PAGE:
The work of CLM is not simply about making poor people wealthier. It can’t be. Helping extremely poor people transform themselves economically is, of course, at the center of what we do, but to emphasize economic transformation would damn the process to failure, at least for many of our members.
We need to help our members transform themselves socially and psychologically as well. We need to help them change who they are. Because although some of them are more or less success stories waiting to happen, women whom easily-changeable circumstances or unfortunate events have kept extremely poor, there are others for whom poverty is an apparent destiny, women whose situation within their community or whose own behaviors and attitudes seem to lock them where they are.
These are the women we must focus on as we head into the second half of our 18-month journey. We know from experience that many of them can and will change their apparent destinies, but it won’t be easy.
One of the most extreme examples among our current group of members is Jean Manie. I’ve written about her before, though I called her “Eileen.” (See: MeetEileen.) She grew up living in domestic servitude in Mousa’s home. He’s a relatively wealthy farmer in Chimowo, near central Boukankare. Jean Manie’s mentality and her social situation are combining to block the economic progress she needs to make to change her life, and it is not yet clear what we can do to change that.
There has been one important and positive change in her life. Her boy Patrice, who had been living with her family in another part of Boukankare, has been with her for months. He was even able to start school last year. At eight he was only a couple of years late. And though he missed the first several months of the school year because he wasn’t yet with his mother, he was able to pass and is ready now for second grade.
But right now, that is about the only good news in Jean Manie’s story. When I arrived yesterday with her case manager, Alancia, for her weekly visit, Jean Manie wasn’t even home. She was off working in Mousa’s fields.
This is a big deal. We really insist that our members be present for these weekly meetings. We know that they need our advice and encouragement, and these weekly visits are our best way to ensure they get it. The visits are the foundation our approach is built upon.
But her mere absence wasn’t the worst of it. We found Patrice there, getting ready to go help his mother work in the fields for Mousa, and told him to show us her animals. They are in terrible shape. Her sow just lost an entire litter of five piglets. The sow itself was miserable, unable to stand and unreactive to our presence. It appeared near death. Patrice brought his mother’s two ragged goats out to us from the savanna where he had tied them to feed. Both have had miscarriages since we gave them to her, and neither is pregnant again yet. Jean Manie is not taking good care of her animals, and she’s approaching a level of failure from which she will not recover.
And it’s not just the animals, either. The other members whom Alancia serves are well on their way to having nice new houses to live in. Those houses may be small, but they have good tin roofs, and can keep their families dry in heavy rains. Jean Manie is not yet at square one. She doesn’t even have a place to build it yet.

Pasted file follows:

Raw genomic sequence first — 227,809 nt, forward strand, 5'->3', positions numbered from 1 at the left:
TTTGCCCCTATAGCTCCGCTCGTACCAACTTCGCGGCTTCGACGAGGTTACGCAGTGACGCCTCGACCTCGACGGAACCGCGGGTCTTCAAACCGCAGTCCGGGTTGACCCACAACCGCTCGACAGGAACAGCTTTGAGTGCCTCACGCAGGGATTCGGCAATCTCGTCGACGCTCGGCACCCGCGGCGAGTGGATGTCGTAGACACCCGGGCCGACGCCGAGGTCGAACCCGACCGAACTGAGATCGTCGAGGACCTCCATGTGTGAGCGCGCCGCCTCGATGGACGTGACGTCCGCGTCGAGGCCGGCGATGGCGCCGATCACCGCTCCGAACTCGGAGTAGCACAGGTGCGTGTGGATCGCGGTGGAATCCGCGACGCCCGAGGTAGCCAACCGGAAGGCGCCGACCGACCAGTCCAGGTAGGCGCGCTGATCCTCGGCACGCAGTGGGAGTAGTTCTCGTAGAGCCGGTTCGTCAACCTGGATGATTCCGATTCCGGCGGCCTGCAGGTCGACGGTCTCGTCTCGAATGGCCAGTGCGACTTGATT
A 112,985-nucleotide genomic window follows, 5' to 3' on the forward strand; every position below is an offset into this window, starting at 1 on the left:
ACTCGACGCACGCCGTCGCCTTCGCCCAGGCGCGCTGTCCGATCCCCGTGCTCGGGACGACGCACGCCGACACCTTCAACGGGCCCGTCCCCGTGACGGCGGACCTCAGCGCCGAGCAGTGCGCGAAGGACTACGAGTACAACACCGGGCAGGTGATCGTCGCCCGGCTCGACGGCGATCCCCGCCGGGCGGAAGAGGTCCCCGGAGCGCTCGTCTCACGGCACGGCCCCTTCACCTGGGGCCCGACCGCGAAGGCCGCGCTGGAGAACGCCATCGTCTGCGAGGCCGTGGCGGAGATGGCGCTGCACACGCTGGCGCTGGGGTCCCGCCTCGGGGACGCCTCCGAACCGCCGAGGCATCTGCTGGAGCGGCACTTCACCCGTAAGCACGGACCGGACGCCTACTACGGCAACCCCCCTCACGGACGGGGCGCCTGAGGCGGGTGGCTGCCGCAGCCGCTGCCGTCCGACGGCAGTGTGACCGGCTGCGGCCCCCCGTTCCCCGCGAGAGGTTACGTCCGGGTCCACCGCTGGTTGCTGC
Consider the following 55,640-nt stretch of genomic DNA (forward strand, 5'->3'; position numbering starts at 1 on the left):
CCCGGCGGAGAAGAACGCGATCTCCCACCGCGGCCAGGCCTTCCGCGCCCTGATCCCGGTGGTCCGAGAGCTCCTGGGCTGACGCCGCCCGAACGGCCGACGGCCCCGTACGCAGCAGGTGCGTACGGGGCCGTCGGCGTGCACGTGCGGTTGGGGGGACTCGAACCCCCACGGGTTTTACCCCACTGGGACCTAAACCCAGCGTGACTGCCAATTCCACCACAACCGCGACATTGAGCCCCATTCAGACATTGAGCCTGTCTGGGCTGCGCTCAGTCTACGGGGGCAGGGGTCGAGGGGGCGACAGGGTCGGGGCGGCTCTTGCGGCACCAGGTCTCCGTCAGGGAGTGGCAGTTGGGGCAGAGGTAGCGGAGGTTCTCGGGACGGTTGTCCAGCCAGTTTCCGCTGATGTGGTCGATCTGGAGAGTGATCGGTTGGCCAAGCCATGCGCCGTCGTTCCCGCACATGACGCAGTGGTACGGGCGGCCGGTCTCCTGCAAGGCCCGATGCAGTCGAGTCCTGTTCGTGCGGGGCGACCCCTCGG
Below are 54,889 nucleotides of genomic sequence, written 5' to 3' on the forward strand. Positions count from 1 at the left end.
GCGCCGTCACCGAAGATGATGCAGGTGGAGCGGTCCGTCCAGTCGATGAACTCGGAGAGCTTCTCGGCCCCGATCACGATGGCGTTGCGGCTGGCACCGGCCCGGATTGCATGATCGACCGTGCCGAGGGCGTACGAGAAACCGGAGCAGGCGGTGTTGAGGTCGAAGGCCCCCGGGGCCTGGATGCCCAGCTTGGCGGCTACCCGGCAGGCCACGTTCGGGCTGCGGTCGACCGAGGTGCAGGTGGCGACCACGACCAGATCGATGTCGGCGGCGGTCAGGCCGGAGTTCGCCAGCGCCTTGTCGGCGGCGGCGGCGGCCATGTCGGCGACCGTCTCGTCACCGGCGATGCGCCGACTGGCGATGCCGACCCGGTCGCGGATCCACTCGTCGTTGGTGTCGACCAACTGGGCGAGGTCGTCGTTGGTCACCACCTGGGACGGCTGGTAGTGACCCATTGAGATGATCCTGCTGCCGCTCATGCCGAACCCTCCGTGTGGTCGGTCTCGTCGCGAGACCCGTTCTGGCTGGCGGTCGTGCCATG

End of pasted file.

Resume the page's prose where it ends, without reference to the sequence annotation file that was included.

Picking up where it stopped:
Mousa said long ago that he would give her a little space, but that’s not a good idea. She is a servant in his household and will remain one as long as she is on his land. That is what we believe, and that is what members of their community, who have spoken to her case manager, have said that they believe as well. They have told us several times that if she builds a house on his land he will always view the house as his.
But it isn’t clear what her alternative is. She could go back to the part of Boukankare that her family comes from, but she says that she has nothing there. She can’t accumulate the resources she’d need to buy or lease a small plot of land because she can’t care for her animals. She’s too busy working for Mousa to even try. And her animals are her only hope. She can’t do commerce because she can’t do even the simple arithmetic that making change requires.
But the most tenacious impediment to Jean Manie’s success is her attitude. Her response to any proposition that you make is that she can’t. She has a servant’s mentality, a sense of beholden-ness to Mousa and his wife that puts their interests first. She doesn’t seem to imagine herself as someone who could live a different way.
The relationship between her living situation and her mentality may be something like a chicken and an egg. Growing up as a servant may have made her passive, accustomed to always having someone else to decide. It may have robbed her of the tendency to plan on her own behalf or to think on her own. And the demands that Mousa and his wife make may have created or may at least encouraged that mentality. Is he giving her so much work that she cannot take care of her animals? We have heard that she’s had boyfriends, but that they’ve given her up when Mousa started to treat them as unpaid farmhands too.
But chicken-egg questions are unanswerable. Proverbially so. We tend to put them aside almost as soon as they are raised. They can be interesting, but not much more.
We cannot know whether there is a way to transform Jean Manie’s situation, but we must assume there is. To dismiss her life as a destiny, or as a cycle we can’t break, would be to condemn both her and probably Patrice to servitude for life.